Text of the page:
Election Day is finally here, and Democrats seem headed for a resounding defeat. The party is projected to lose control of the Senate for the first time since 2006, while also shedding some House seats, potentially resulting in the most GOP-heavy Congress since 1929.
On a national level, Democrats are probably screwed. Yet there is one area where the party can feel optimistic heading into election night: gubernatorial races.
There are 36 gubernatorial races this midterm cycle. And though there is a high degree of uncertainty to them — 14 are considered toss-ups, per The Cook Political Report — the map gives Democrats a slight built-in advantage.
Republicans have a natural edge in the battle for the Senate this year because Democrats have far more territory to defend. In 2008, a Democratic wave helped the party pick up eight seats, some of them in red or purple territory, while staving off defeat for vulnerable incumbents.
The opposite is true in this year's gubernatorial contests. The 2010 "shellacking" that helped Republicans pick up 63 seats in the House also saw the party flip six governors' mansions to GOP control. Of the 14 toss-up gubernatorial races this year, only three involve incumbent Democrats; seven feature incumbent Republicans. (The remaining four are open contests.)
Of the races with GOP incumbents, Democrats stand a strong chance of winning Maine and Pennsylvania, where first-term Republicans Paul LePage and Tom Corbett, respectively, are two of the most unpopular governors in the nation. Though LePage could squeak back into office thanks to a three-way race, Corbett needs a miracle to avoid getting blown out by double digits.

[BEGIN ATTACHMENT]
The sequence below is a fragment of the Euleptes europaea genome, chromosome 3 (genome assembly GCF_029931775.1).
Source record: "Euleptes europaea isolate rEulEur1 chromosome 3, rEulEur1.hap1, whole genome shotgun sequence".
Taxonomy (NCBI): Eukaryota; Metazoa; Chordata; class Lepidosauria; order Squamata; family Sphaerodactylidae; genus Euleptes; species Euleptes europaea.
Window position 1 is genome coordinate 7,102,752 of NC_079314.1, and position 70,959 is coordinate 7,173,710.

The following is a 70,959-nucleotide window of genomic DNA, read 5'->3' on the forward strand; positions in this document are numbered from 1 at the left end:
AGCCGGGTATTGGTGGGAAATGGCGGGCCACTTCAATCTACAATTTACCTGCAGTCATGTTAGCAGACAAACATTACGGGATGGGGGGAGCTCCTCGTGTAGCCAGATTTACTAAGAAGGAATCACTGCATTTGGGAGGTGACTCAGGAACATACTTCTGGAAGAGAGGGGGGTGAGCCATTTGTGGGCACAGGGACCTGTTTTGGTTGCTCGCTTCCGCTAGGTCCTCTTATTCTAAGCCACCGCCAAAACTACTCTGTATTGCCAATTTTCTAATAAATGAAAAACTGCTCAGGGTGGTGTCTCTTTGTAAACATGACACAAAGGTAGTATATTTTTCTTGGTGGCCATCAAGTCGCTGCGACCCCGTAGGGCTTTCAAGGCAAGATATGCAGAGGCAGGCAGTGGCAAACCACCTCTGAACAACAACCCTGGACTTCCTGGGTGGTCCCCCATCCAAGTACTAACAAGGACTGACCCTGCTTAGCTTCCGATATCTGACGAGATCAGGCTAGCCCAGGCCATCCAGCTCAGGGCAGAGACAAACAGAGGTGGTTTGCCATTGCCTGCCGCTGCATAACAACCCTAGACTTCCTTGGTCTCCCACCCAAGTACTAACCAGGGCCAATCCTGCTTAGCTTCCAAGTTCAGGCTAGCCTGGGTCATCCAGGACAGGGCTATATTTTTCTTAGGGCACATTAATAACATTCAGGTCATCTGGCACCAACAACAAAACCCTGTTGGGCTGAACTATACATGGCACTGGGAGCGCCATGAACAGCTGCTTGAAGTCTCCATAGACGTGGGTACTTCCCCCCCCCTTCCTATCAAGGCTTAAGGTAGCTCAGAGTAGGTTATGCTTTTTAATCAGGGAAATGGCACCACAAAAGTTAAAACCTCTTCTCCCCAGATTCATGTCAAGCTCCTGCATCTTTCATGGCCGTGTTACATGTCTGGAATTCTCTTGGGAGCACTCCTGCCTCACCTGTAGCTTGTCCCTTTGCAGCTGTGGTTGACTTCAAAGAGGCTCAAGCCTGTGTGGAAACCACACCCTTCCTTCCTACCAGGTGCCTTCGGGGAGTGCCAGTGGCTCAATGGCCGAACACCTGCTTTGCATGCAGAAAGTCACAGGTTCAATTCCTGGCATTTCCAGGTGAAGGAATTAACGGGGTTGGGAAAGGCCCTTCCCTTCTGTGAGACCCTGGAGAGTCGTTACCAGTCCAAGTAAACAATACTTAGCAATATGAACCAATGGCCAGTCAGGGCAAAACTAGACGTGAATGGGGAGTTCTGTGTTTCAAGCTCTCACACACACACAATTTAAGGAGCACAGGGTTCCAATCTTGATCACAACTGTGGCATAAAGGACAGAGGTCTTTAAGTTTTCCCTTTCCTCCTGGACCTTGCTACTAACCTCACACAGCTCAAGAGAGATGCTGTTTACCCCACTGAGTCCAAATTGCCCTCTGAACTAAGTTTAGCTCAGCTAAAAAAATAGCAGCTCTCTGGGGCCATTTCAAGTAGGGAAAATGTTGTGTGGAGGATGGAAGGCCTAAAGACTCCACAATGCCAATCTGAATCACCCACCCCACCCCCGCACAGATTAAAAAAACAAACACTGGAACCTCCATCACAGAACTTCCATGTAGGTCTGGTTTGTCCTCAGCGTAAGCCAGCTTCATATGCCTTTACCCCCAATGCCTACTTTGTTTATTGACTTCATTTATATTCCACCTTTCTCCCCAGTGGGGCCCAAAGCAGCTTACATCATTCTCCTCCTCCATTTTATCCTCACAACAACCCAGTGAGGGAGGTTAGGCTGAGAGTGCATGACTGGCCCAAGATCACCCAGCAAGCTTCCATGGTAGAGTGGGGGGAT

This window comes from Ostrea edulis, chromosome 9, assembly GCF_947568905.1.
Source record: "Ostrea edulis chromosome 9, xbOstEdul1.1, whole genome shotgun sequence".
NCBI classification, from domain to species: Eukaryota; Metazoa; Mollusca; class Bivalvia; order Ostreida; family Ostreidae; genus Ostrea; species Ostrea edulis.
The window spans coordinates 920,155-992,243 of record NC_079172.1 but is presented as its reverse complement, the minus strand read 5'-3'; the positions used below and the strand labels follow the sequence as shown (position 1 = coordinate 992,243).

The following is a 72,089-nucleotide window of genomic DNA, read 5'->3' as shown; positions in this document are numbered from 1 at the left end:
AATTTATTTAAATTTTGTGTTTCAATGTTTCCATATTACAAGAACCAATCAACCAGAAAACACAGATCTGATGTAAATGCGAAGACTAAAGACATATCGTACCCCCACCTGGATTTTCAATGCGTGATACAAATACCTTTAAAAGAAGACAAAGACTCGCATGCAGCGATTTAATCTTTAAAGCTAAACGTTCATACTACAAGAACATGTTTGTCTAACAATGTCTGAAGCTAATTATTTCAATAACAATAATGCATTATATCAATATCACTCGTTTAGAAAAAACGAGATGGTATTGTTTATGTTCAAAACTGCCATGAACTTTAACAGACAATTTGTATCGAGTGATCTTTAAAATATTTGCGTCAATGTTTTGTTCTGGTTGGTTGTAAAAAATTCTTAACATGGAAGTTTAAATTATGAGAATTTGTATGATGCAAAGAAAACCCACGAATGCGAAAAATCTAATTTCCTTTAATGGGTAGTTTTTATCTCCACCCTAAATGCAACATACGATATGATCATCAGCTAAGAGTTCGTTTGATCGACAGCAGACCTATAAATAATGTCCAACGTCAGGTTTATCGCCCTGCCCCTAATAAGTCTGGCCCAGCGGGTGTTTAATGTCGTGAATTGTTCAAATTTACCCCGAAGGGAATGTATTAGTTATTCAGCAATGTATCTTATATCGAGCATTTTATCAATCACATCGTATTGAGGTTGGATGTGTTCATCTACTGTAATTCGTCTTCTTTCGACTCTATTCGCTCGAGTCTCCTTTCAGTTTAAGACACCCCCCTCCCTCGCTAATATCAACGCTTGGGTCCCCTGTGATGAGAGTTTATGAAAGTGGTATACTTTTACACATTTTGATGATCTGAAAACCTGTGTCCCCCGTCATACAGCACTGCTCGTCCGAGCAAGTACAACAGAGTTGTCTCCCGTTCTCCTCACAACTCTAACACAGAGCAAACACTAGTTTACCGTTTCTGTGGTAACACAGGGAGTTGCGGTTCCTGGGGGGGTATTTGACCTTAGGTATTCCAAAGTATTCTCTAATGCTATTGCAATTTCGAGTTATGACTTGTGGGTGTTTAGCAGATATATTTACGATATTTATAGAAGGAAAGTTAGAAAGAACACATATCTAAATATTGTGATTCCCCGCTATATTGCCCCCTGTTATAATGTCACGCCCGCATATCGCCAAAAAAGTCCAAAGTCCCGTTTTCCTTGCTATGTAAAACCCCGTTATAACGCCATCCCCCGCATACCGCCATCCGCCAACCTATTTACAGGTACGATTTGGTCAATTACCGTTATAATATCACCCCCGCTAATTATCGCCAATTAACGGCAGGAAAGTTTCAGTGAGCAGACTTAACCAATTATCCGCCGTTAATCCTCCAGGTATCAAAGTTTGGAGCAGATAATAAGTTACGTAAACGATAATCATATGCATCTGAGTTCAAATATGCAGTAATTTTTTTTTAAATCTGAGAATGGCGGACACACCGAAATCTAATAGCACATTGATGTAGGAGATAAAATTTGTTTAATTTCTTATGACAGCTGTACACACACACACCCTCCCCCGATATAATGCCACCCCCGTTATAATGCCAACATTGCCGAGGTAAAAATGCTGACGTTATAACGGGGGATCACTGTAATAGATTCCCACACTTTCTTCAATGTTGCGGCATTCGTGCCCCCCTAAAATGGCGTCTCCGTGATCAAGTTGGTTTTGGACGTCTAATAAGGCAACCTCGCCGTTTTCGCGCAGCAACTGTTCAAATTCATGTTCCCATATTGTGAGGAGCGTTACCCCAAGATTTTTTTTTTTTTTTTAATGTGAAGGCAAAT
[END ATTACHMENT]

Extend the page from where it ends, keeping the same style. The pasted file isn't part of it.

Election forecasts also show Democrats leading unpopular GOP incumbents in Kansas and Florida, while barely trailing in Wisconsin and Michigan. Then there's Alaska, where a "unity ticket" between Independent Bill Walker and Democrat Byron Mallott has pulled ahead of Gov. Sean Parnell (R).
To be sure, Democrats could lose their hold on a few states. Connecticut Gov. Dan Malloy (D) is extremely vulnerable, and open races in Massachusetts and Arkansas, where Democrats are leaving office, are tilted against the party. But Democrats still have more opportunities for gain, and FiveThirtyEight's forecasting model projects them to flip five states — counting Alaska — while losing two.
Democrats should also feel optimistic about the gubernatorial picture because the individual races suggest their message is resonating — and that it will continue ringing true in 2016.
Contrary to the conventional wisdom, the midterms are not shaping up to be a refutation of progressive policy. You can see this in the gubernatorial races, where GOP incumbents who oversaw vast conservative experiments are being rejected as too extreme by their states' voters.
Florida Gov. Rick Scott pushed to drug-test welfare recipients — a program federal courts rejected as unconstitutional — and proposed slashing education spending by $3.3 billion in his first budget. Kansas Gov. Sam Brownback, aided by huge majorities in the state legislature, implemented an ultraconservative agenda that torpedoed the state's finances and left it facing hundreds of millions of dollars in projected budget shortfalls. And Wisconsin Gov. Scott Walker rammed through union-busting legislation that sparked months of protests inside the Wisconsin Capitol and nearly cost him his job in a recall campaign.
Moreover, almost every embattled Republican rejected in principle, or resisted until it became politically unfeasible, ObamaCare's popular Medicaid expansion. Meanwhile, other conservative governors who accepted the expansion— notably, once-embattled Ohio Gov. John Kasich — are coasting to re-election.
Walker's dicey re-election prospects should particularly hearten Democrats, as he's seen on the right as a test case of whether their more hard-line policies can fly with voters. If he loses, it will serve as a warning to other GOP policymakers to hew closer to the middle.
"Walker represents not just the future of Wisconsin, but the future of our party," RNC Chairman Reince Priebus told Slate, adding that if the GOP takes the Senate but Walker loses, "That's not a good night."
Democrats will almost certainly open the next session of Congress in the minority, but with more governors' mansions under their control. Given that governorships can play a crucial role in presidential elections, and that Congress is probably not going to get much done in the next two years anyway, that's not a terrible position to be in with 2016 coming around the corner.